Fled scene of death smash

editorial image

A PASSENGER fled the scene of a fatal crash after getting in a stolen 4x4.

Sam Hanlon, 23, from Wingate, was one of three people travelling in a Range Rover when it hit and killed a 27-year-old man.

The vehicle, which had been taken by the 15-year-old driver without consent, was going at 70mph in a 30mph residential street when he it hit Douglas Scott Robertson, who was walking to a social club.

Mr Robertson was dragged for 340ft over waste ground before the Range Rover, which had been taken in Stockton, stopped in a workingmen’s club car park in Stokesley.

Teesside Crown Court heard Hanlon got in the vehicle about 10 minutes before the fatal collision on January 18 when he was offered a lift by Charles Edward Tyers who he knew.

The driver accelerated hard shortly afterwards when police who were looking for the vehicle sounded their siren.

Prosecutor David Bradshaw said Tyers lost control and veered off the road and struck a lamppost, knocking it out of the ground and sending it 50ft down the street.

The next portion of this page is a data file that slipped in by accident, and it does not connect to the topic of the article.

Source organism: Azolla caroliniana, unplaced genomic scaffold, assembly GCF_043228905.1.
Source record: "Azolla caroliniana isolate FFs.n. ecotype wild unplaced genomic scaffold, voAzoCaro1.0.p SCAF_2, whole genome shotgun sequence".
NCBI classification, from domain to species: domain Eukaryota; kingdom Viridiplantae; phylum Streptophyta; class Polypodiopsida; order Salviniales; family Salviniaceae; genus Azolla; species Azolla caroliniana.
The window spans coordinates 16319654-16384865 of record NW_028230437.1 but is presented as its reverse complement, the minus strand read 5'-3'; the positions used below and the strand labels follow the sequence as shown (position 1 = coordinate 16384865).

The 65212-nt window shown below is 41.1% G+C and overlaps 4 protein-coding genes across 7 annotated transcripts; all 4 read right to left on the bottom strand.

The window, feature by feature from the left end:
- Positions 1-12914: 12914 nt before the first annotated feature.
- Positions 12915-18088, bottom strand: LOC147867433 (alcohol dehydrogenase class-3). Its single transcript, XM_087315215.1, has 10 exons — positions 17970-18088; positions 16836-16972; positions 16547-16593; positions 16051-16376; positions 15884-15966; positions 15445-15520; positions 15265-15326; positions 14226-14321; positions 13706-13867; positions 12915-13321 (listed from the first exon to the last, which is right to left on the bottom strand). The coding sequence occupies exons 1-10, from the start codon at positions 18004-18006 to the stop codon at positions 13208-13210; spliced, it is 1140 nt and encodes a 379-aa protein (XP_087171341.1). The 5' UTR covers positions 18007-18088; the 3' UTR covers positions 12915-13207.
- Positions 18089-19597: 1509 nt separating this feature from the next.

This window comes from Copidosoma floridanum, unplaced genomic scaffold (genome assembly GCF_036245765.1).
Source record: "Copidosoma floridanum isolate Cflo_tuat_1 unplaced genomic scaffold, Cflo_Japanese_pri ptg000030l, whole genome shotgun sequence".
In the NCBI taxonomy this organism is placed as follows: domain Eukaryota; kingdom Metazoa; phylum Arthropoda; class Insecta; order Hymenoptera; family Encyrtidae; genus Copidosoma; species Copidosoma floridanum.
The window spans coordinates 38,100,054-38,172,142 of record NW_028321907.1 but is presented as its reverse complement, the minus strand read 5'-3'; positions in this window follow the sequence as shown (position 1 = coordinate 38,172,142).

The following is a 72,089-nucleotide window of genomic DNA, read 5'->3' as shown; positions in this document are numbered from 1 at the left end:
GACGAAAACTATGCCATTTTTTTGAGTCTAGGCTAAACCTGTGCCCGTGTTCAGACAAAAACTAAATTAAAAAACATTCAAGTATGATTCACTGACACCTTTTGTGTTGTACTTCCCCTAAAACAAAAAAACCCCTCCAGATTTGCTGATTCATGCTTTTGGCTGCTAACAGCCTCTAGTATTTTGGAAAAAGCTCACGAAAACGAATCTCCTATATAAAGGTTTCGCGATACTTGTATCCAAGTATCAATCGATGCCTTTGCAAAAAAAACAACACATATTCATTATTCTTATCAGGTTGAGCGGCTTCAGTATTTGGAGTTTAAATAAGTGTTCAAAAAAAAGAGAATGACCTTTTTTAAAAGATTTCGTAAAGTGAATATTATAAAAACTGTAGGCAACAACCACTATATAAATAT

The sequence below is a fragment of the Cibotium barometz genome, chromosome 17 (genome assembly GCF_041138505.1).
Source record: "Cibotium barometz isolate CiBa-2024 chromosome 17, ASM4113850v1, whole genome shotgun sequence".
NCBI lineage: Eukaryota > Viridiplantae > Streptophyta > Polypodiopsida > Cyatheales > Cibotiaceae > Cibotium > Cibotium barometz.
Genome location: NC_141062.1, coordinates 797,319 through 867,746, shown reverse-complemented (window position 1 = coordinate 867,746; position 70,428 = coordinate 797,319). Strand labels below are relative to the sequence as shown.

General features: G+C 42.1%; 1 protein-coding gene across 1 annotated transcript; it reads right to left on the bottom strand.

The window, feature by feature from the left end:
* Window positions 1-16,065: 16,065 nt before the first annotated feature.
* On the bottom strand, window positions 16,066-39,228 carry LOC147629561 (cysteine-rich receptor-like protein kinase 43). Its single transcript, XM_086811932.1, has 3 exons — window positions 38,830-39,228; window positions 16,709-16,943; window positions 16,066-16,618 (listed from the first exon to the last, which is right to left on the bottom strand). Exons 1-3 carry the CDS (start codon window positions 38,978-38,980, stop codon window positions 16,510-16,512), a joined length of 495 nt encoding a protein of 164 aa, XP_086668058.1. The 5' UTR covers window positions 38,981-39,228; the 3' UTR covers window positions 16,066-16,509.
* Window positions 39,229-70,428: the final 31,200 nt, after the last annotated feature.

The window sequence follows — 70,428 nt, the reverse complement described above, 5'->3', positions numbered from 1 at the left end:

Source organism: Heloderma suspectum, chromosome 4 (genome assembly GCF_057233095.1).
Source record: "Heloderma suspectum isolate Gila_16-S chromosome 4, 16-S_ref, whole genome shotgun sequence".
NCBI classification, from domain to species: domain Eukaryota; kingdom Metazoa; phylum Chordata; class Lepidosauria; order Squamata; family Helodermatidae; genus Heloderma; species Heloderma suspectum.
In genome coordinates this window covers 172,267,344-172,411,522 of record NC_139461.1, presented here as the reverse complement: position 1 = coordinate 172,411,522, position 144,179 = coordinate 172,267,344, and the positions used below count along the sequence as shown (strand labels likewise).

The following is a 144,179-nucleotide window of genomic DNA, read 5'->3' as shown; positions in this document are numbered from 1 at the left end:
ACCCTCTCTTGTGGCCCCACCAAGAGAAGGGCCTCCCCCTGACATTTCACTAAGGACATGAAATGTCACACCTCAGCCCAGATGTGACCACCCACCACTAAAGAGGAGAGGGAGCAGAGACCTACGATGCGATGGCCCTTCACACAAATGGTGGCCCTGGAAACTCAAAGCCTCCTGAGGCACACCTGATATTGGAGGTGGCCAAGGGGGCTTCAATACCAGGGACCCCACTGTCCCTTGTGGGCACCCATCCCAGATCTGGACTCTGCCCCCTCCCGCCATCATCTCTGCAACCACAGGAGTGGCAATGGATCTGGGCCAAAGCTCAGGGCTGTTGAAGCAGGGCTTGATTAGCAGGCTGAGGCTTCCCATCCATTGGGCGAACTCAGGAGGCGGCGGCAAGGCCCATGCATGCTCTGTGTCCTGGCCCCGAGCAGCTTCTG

Mr Bradshaw said: “At the time the vehicle collided with the deceased he was walking along the footpath carrying an umbrella minding his own business and making his way towards a social club.

“He was dragged 340ft over some waste ground until the vehicle went through a small wall and tree and hit the side of the working men’s club.

“The deceased was found at the rear of the Range Rover at the side of the building. He was found to be dead at the scene.”

Tyers, of High Lane, Maltby, near Middlesbrough, was locked up for five years after he admitted death by dangerous driving. He was given five years youth detention.

Hanlon, of Ferndale Close, Wingate, pleaded guilty to aggravated vehicle taking. He was given a 12-month community order and 200-hours unpaid work.

Bill Davison, mitigating for Hanlon said: “He deeply regrets what occurred. He has had a significant period in custody bringing matters home to him. He expresses genuine contrition.”

Passing sentence Judge John Walford said Mr Robertson was a much loved son, brother and friend. Judge Walford said: “At your age you should have tried to stop his offending rather than to encourage it by getting in the car.”